Now, twice I went to La Rochelle to be given a tour of the new 50 and I came out saying to the yard management that I would not buy one. I agre e that she is very well built, like all past Amels, and she is more “modern” in many respects than her predecessors, but, in reality, she is a luxurious Beneteau, good for extended week-end sailing but not much more. Why? Here are my gripes:


1) Rig: she is a singlesticker, not a good choice for any cruising boat over 45 feet. One loses too much in terms of versatility of sail combinations. On top of it she has a self-tacking staysail. Ridiculous!


2) Cockpit: not one single locker in the cockpit, where the SM had 3. When at sea if one needs a rope, a shackle, a bucket, a block, anything, one has to fetch them from the lazarette. Unacceptabl e! Henri Amel was adamant that anyone could sail his boats without ever having to leave the safety of the cockpit.


3) Hull shape: in line with current architects thinking (could it be a fad?), the 50 has a very wide stern and two side rudders. No skegs, very exposed both to flotsam and to submerged lines particularly in Med style marina moorings. Also, maneuverability in reverse suffers considerably even with a bow-thruster.


4) Layout:

- Cabins: too many of them, on a 50 footer you don’t need 3 cabins and you certainly do not need two of them with centerline berths. Here again, Henri Amel considered that his boats should not be dormitories but should accommodate, on any tack, about 3 people sleeping plus one on watch. On the 50, at sea, only the rear cabin center berth can realistically be used. Do you want to have to sleep there with anyone else than your wife or girl friend?

- Saloon: wide and beautiful at anchor, wide and treacherous at sea. Not one single handhold to help you keep your balance.

- Kitchen: now located in the passageway to the rear cabin. This does away with the most comfortable berth at sea, puts the cook in a hot and stuffy area at a distance from the cockpit and makes for an athwart-ships drawer-fridge that will not open on port tack and will spill all of its contents on starboard tack.

- Sump: was unpleasant but relatively easy to access on Maramu’s and SM’s, became more awkward on the 54 and is well nigh impossible on the 50. Quite a few issues looming down there in the dark!


OK, so I am an old curmudgeon, but I loved my Amel’s, admired the yard and made friends with many terrific people there . Over the past 10 years, starting with the 55, sadly I have seen the yard drifting away from the principles established by Henri Amel. I consider this a terrible loss to the cruising community as I do not know of any other yard in the world building any boat coming close to the concept ant the quality of the Amel’s of the past.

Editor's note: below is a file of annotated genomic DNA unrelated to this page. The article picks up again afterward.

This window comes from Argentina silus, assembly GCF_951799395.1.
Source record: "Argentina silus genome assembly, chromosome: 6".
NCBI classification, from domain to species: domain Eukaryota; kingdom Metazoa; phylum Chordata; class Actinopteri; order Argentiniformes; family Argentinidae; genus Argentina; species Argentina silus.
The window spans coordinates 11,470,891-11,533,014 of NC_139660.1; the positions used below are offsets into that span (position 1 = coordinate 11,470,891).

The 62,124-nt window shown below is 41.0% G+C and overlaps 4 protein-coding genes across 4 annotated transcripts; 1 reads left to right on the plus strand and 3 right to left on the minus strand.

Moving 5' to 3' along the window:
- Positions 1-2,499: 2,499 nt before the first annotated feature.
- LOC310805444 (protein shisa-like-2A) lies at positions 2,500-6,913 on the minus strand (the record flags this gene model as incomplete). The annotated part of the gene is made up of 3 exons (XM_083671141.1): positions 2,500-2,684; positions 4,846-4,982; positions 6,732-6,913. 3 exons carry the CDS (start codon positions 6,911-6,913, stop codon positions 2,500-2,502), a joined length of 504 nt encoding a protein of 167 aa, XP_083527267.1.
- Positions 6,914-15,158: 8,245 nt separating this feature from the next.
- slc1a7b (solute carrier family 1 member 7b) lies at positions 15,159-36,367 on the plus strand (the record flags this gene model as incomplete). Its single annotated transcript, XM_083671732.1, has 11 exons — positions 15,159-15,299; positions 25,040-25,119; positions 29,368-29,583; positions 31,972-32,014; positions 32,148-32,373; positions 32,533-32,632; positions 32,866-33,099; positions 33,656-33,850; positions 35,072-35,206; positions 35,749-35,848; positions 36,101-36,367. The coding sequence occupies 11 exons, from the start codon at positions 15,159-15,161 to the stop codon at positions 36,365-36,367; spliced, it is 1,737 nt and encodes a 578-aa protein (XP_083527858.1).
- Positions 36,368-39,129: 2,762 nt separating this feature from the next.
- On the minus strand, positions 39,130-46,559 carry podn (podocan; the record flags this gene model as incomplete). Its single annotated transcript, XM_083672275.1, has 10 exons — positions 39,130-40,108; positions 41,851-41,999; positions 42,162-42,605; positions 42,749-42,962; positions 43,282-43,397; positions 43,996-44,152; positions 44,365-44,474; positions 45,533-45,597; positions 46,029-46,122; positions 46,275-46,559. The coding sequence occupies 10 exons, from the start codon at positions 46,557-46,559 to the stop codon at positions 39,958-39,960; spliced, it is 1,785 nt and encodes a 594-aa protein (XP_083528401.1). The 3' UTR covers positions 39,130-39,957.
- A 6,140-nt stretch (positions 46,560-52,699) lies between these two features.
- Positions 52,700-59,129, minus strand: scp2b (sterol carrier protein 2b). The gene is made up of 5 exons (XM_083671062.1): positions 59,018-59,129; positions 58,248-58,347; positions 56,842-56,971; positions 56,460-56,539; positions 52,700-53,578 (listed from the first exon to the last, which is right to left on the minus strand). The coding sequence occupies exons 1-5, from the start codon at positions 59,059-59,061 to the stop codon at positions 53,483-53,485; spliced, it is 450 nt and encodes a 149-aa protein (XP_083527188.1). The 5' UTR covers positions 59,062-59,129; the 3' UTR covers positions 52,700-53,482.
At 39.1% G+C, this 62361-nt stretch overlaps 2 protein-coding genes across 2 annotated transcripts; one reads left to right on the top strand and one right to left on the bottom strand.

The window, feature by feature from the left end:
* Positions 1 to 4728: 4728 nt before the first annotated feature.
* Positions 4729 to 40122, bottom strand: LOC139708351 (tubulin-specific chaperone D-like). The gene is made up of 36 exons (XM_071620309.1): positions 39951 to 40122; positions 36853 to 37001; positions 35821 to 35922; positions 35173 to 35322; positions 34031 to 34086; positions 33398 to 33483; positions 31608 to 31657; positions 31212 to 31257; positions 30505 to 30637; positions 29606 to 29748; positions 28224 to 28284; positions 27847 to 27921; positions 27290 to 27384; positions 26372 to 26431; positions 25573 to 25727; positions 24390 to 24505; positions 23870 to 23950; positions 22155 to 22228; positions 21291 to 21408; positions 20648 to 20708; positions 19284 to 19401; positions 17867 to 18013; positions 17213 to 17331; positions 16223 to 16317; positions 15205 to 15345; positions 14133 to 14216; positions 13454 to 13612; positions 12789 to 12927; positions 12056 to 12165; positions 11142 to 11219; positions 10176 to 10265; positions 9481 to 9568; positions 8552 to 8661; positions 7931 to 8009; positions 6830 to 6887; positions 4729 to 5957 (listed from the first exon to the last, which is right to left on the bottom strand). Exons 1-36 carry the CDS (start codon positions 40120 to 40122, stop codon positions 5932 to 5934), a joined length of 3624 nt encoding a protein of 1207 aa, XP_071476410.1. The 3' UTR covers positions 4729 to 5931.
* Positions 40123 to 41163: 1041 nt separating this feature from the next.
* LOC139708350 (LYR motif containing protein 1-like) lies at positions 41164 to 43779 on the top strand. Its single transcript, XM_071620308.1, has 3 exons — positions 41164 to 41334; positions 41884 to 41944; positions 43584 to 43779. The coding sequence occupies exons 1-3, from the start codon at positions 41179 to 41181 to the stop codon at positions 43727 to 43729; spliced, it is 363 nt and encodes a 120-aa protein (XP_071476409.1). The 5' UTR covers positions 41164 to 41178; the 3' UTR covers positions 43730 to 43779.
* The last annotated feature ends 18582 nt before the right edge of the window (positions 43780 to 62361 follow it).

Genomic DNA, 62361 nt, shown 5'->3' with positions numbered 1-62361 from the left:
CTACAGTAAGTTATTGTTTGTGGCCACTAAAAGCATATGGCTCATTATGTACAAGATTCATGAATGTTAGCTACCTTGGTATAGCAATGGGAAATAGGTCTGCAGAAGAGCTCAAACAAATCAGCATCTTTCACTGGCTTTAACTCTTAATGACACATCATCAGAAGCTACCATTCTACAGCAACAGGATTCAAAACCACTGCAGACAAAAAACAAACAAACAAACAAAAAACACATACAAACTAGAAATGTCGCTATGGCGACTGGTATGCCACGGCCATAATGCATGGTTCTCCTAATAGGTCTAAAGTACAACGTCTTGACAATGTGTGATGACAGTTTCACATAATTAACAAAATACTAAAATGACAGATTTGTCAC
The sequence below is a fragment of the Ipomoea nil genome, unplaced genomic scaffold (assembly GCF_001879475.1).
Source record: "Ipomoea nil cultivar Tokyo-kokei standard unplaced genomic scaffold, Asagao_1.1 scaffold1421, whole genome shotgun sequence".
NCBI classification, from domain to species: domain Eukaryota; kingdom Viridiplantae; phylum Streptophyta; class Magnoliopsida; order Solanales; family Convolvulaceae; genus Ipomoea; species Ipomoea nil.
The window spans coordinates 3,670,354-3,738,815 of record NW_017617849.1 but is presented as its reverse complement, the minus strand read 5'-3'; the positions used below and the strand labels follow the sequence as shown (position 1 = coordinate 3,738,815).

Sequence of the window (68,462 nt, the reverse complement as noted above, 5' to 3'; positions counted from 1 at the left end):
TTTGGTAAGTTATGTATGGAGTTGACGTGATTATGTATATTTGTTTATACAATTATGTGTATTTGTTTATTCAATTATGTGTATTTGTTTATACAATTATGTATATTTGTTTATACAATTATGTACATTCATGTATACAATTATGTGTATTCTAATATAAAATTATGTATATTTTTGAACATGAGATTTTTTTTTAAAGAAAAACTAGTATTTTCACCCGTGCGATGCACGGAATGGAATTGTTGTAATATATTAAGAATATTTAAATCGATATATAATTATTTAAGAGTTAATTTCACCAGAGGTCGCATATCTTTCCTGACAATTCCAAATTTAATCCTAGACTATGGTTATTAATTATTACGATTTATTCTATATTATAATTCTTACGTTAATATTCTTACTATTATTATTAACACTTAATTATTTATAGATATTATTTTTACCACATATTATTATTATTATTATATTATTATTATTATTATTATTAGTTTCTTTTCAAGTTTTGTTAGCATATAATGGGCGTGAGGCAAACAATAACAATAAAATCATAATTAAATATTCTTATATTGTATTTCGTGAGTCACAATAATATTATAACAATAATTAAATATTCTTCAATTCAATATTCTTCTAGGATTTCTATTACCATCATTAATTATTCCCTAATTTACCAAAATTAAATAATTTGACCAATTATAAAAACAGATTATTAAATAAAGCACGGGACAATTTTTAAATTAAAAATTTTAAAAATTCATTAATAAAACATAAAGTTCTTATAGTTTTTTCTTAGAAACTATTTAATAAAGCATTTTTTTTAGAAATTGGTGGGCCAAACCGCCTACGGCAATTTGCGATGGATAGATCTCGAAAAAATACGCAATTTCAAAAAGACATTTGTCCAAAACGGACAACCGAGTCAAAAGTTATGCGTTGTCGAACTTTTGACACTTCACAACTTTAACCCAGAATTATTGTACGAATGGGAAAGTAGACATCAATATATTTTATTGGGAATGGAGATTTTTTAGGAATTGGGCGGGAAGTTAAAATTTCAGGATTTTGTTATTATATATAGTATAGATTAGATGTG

Requiescat in pace,


Jean Boucharlat




From: amelyachtowners@... [mailto:amelyachtowners@...]
Sent: samedi 31 mars 2018 1 3:45
To: amelyachtowners@...
Subject: [Amel Yacht Owners] Amel 50 review



Hi All,


 There is a great review of the Amel 50 in April's Yachting World--she's on the front cover as well.


The reviewer is Pip Hare. We first met Pip in Piriapolis , Uruguay, where she had sailed two handed in The Shed,  an Oyster 37 which had seen better days. She decided to do the OSTAR, the single-handed transatlantic race, so she sailed back singlehanded from Uruguay to UK and set off on the race. Somewhere to the west of Ireland a lower shroud parted. Mast swaying,  she nursed the boat back to a bay on the south cost of Ireland where her father rowed out to her with a new stay. She wasn't allowed shore assistance beyond that ,so she had to rerig the boat herself . She set off in pursuit of her class who by now had 2-3 days lead on her. She overhauled most of them.

 Pip went on to compete  successfully in those crazy 30 footers which the French love, on races like the Route du Rhum and is probably at her happiest single handed in mid-Atlantic up to her waist in cold sea water, in the dark,  in the cockpit having just broached while trying to maintain 17 knots when her competitors have eased back to 10.


 So, you might wonder what on earth she would make of the Amel 50.  It was December,  dark, wet and windy off La Rochelle. She confesses that did feel overdressed sitting in the cockpit in her salopettes and seaboots ( remember them ?) with warmth rising from the saloon together with the aroma of bread and fresh coffee...


 Her conclusion:  " I can't sit on the fence about the Amel 50; it's a brilliant boat.........I arrived with some heavy preconceptions, perhaps about as much as the kind of sailor I am as the kind of boat I would be sailing. I was treated to the full Amel experience.... but if you take away the fine food, endless expressos and crisp white bed linen, the Amel still shines. It sails well, it is beautifully built and it made me smile. I left surprised and ever so slightly in love "


 Praise indeed ! I think the La Rochelle yard is going to be very busy.


 Ian and Judy,

 Pen Azen, SM 302, Preveza, Greece